The Hunt Museum, Limerick, Ireland
The Hunt Museum

Provenance Research Project



The objects contained in the Hunt Collection which are managed by the Hunt Museum Ltd number 1,947 individual objects. Since May 2005 a systematic review of the provenance of the collection managed by the Hunt Museum has been ongoing, with a current focus of identifying objects that may have been sold or traded during the Nazi era.

Researching decorative arts collections is not an easy task, as, by their nature, decorative arts objects, unlike many fine art objects, are non-unique. Therefore, ascertaining information about a specific object, which may in fact be one of thousands manufactured is exceptionally difficult, if not, at times, impossible.

There are many reasons for gaps in provenance, ranging from a past owner’s desire for anonymity to an absence of records of transactions. Resolving provenance gaps for the period in question may be further complicated by the fact that records were lost or destroyed during the Second World War. Although it is probable that most of the objects with gaps do not have problematic pasts efforts are underway to obtain more information about them.

Essentially objects in the care of the Hunt Museum Ltd are classified as high priority objects or low priority objects. The criteria supporting these classifications are explained below.


High Priority Objects

Objects rated high priority are those which have a higher likelihood of having been or are known to have been on the continent of Europe during the period 1933-1945. This is a large group and has been further divided into three sub-groups: 1a, 1b and 1c.
Many of the objects rated high priority have histories of ownership that contain very little detail or have long gaps. Intensive research on these objects was begun in 2005. The project is still at an early stage. The online records displayed here are currently undergoing further research. As additional information comes to light, it will be added to the database.

Group 1a

  • Objects which are unique and easily identifiable. This includes all fine art objects: paintings, sculpture and drawings except for those known not to have been outside Britain or Ireland in the relevant period.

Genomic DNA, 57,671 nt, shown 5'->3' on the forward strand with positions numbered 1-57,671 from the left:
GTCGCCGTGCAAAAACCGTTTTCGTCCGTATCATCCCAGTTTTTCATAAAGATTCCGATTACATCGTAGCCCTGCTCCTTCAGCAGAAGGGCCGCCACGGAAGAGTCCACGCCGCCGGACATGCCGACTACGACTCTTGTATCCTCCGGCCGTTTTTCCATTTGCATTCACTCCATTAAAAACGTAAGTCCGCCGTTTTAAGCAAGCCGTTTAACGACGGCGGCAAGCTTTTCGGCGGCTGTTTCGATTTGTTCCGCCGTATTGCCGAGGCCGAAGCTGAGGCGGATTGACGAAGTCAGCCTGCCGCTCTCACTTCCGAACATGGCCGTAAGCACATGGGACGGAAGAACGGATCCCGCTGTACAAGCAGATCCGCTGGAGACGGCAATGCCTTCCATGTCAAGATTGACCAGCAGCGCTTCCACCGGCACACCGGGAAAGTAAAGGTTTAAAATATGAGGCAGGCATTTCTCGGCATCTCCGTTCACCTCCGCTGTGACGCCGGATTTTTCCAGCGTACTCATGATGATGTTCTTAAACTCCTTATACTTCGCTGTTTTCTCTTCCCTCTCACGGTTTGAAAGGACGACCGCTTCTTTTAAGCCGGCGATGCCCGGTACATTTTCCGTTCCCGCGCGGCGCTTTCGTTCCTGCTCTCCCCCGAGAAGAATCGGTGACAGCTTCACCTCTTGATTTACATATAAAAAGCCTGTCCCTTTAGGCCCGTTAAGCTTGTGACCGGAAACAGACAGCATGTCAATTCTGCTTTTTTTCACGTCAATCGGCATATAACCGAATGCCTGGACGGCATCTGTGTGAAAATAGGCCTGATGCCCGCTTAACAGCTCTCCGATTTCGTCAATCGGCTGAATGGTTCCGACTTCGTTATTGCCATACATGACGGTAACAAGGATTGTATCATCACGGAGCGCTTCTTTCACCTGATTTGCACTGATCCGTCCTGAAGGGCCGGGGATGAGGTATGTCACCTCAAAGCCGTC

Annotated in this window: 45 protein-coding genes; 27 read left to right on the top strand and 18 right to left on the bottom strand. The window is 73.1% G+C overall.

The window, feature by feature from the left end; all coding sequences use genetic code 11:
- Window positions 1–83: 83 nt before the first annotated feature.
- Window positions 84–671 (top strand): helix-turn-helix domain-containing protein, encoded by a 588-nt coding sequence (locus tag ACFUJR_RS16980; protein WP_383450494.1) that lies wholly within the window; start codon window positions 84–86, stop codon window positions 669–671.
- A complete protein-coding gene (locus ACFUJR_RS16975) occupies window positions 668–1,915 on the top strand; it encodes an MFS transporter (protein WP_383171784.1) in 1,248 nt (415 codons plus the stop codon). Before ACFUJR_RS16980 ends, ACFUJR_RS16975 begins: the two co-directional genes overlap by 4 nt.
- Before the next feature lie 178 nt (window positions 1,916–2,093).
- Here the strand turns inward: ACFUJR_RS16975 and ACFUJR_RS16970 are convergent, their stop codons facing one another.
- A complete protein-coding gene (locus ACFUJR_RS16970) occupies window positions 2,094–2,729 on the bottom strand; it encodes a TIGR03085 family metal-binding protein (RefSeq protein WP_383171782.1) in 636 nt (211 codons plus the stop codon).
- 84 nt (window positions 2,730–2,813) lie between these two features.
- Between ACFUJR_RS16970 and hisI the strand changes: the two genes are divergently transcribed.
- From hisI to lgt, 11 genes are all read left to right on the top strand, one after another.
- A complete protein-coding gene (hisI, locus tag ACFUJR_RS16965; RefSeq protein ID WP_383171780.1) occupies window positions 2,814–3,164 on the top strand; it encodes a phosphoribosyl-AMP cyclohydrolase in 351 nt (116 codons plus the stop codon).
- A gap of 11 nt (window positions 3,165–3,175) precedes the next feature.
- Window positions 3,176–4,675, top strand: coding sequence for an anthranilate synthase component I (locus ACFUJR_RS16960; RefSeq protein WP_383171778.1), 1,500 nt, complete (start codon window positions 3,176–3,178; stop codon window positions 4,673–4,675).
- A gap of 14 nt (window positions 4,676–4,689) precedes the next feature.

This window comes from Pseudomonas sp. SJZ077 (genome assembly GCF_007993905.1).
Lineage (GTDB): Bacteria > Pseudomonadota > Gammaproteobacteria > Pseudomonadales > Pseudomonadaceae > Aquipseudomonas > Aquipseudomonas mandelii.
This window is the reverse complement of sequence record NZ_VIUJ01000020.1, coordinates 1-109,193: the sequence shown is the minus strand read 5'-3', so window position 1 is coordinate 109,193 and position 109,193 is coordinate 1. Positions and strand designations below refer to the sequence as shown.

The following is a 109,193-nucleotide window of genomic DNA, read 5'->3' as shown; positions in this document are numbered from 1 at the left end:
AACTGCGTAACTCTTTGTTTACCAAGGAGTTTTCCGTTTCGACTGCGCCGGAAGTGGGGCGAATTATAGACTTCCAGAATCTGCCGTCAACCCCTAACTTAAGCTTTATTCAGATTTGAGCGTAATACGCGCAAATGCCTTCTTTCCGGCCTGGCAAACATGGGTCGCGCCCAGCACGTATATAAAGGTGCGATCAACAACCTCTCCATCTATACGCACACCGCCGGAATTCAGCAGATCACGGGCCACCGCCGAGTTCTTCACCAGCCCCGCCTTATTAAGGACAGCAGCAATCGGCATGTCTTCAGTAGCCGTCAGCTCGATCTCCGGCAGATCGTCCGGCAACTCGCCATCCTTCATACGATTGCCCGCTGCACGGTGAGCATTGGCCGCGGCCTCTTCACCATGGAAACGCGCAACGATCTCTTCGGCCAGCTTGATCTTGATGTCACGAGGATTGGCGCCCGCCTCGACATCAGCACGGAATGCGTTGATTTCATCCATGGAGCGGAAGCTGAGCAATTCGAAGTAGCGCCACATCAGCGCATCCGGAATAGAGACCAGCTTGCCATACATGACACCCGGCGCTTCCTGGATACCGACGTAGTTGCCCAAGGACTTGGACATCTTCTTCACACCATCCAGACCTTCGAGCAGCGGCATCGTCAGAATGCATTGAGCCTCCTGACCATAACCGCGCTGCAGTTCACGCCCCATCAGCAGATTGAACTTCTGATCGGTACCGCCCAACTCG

• Objects of high craftsmanship which are easily identifiable, e.g. small ivory pieces, crucifix figures. Many of these are medieval objects. Some jewellery also falls into this category.
  • Exceptional archaeological objects. These include Greek, Roman, Egyptian and Etruscan objects. A small number of Irish and English objects are included here.

Group 1b

  • This group includes ceramics, armour, silver ware and jewellery together with various other objects.
  • These are objects often produced in large quantities but it is still possible, although often difficult, to identify them individually.

Group 1c

  • Objects which would be difficult to identify individually.
  • Objects which are mounts or part of larger objects.
  • Incomplete or broken objects.
  • Very common objects. For example beads, stones.


Low Priority Objects

Objects rated low priority are those which have a lesser likelihood of having been or are known not to have been on the continent of Europe during the period 1933-1945. As is the case with the High Priority Objects, this is a large group and has been further divided into three sub-groups: 2a and 2b.

Group 2a

  • This group contains objects which it is considered are at very low risk of having been on the continent of Europe during the period 1933-1945.